"War is sometimes wondering whether there could ever be intelligent life on this planet..."
In 1963, Dǎs KämpF, redefined comic-books. And created a whole new "genre": the comix.
in 2013: Dǎs KämpF is back.
Help us publish a new complete, unabbriged, blilingual (English and French) edition of this classic!
Vaughn Bodē (1941 - 1975) was an artist involved in underground comics and graphic design. He is perhaps best known for his comic strip character Cheech Wizard and artwork depicting voluptuous women. He was inducted into the Will Eisner Award Hall of Fame for comics artists in 2006
Das Kämpf, self-published in 1963, is considered to be one of the first underground comic books. It even invented a genre: the comix!
(Underground comix are small press or self-published comic books which are often socially relevant or satirical in nature. They differ from mainstream comics in depicting content forbidden to mainstream publications by the Comics Code Authority, including explicit drug use, sexuality and violence.)
The work’s form was also a way for Bode to thumb his nose – or stick his tongue out – at a well-known comic strip author. In December 1962, a little book called Happiness Is a Warm Puppy appeared in the United States. In this book, author Charles Monroe Schulz presented the characters from his already famous comic strip, Peanuts, in a series of two-page spreads: one page devoted to a drawing from the comic strip, and the adjacent page to a naïve (or, for some, cloying) aphorism on happiness that began “Happiness is”. Published in time for the holidays, the book was on the New York Times best-seller list until October 1963 – this was also the beginning of a very long list of illustrated books by Schulz that would become world-wide best-sellers, but that is another story….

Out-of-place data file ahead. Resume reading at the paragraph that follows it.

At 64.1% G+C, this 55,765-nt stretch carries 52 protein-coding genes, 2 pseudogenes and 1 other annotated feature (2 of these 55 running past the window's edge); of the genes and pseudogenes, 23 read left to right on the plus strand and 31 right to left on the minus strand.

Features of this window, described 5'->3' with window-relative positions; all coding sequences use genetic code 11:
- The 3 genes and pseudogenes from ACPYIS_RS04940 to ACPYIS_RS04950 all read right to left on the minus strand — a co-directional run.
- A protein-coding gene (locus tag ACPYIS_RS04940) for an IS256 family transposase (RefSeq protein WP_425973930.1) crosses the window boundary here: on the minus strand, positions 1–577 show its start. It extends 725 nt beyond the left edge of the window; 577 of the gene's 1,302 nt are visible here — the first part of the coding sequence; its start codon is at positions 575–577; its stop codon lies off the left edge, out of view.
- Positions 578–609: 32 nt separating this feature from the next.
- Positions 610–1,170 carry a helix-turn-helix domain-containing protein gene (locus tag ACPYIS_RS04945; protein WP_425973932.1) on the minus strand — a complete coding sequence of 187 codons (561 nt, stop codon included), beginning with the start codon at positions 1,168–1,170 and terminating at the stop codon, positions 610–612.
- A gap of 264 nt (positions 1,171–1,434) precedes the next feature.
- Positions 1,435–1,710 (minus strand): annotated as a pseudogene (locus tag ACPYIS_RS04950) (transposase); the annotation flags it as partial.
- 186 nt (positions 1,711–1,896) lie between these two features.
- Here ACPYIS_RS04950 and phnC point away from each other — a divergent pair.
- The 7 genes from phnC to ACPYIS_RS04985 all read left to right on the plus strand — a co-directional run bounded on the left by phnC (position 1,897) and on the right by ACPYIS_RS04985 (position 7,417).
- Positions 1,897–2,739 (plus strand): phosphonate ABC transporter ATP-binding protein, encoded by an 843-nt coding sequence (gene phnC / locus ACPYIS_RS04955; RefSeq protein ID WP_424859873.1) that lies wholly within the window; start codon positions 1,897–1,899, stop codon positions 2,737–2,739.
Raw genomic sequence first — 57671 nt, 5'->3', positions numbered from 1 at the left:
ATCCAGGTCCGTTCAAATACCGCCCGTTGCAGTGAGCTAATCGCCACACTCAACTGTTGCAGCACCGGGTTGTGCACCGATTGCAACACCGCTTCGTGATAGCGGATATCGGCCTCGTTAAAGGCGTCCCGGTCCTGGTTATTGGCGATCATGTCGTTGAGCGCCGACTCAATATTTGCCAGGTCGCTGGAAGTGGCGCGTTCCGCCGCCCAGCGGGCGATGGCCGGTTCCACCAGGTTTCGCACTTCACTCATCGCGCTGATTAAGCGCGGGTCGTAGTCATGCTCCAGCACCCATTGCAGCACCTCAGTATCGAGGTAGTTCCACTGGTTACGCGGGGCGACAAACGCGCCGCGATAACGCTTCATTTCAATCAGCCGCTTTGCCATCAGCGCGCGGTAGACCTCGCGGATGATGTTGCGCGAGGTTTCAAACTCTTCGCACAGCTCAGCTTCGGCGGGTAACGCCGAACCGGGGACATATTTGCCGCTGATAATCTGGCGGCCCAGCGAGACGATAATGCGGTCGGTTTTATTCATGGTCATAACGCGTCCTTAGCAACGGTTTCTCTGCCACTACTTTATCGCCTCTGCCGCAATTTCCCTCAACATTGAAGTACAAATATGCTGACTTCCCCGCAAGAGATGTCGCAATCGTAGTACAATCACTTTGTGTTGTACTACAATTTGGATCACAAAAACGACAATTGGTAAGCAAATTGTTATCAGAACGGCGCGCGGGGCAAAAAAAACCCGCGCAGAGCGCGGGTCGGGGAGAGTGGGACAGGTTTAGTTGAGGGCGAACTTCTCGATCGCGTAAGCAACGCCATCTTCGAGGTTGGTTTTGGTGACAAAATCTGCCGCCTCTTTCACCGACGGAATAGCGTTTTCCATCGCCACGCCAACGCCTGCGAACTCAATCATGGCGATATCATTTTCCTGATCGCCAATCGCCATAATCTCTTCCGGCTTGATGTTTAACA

Bode’s response to Schulz’ saccharine humor was a series of illustrations that did not depict happiness, but war. He substituted the leitmotif “Happiness is” with “War is”, declining, frame after frame, a view on “war” that was alternatively and simultaneously derisive, acerbic, ironic, blasé, cruel, despairing, and tender. The soldiers he depicts are human beings motivated by what are often base desires, as well as toy soldiers who follow orders without knowing why.
But WHY in French?
The French reception of Bodé could itself be the topic of an article. Unlike his contemporary Crumb, who was discovered in France in 1968, Bode was not published in French until after his death. Despite his notoriety in the underground world of the late seventies, he was not known to a larger French public until January-February 1975, when he performed his Cartoon Concert (during which he played all the character parts of his comic strips, as they were projected frame by frame onto a screen) at the Festival d’Angoulême and the Louvre. Futuropolis published Bodé, a book in black and white, in its 30x40 collection in the fall of 1975, three months after his death. Outside a few sparse pages dedicated to him in Phénix, Pilote, and Métal Hurlant the year of his death, and a few others in Epic in 1984 and 1985, the only comic book to be published under his name in France was Erotica in 1984 (Albin Michel).
Yet, thanks to many comix-lovers, Dǎs KämpF has always enjoyed in France a kind of sacred aura.
(Please note that the French translation and the Enlish original text are not on the same pages. Basically, the way the book is designed, you can read the comix in English without seing the French translation - and vice-versa)
Fiche livre / book description:
ISBN : 978-2-919176-26- 7
120 pages Format : 150 × 210 mm
Prix : 20EUR
Préface de Jean-Paul Gabilliet
Traduction de l’anglais de Jean-Paul Gabilliet
Traduction du français d’Alexis Pernsteiner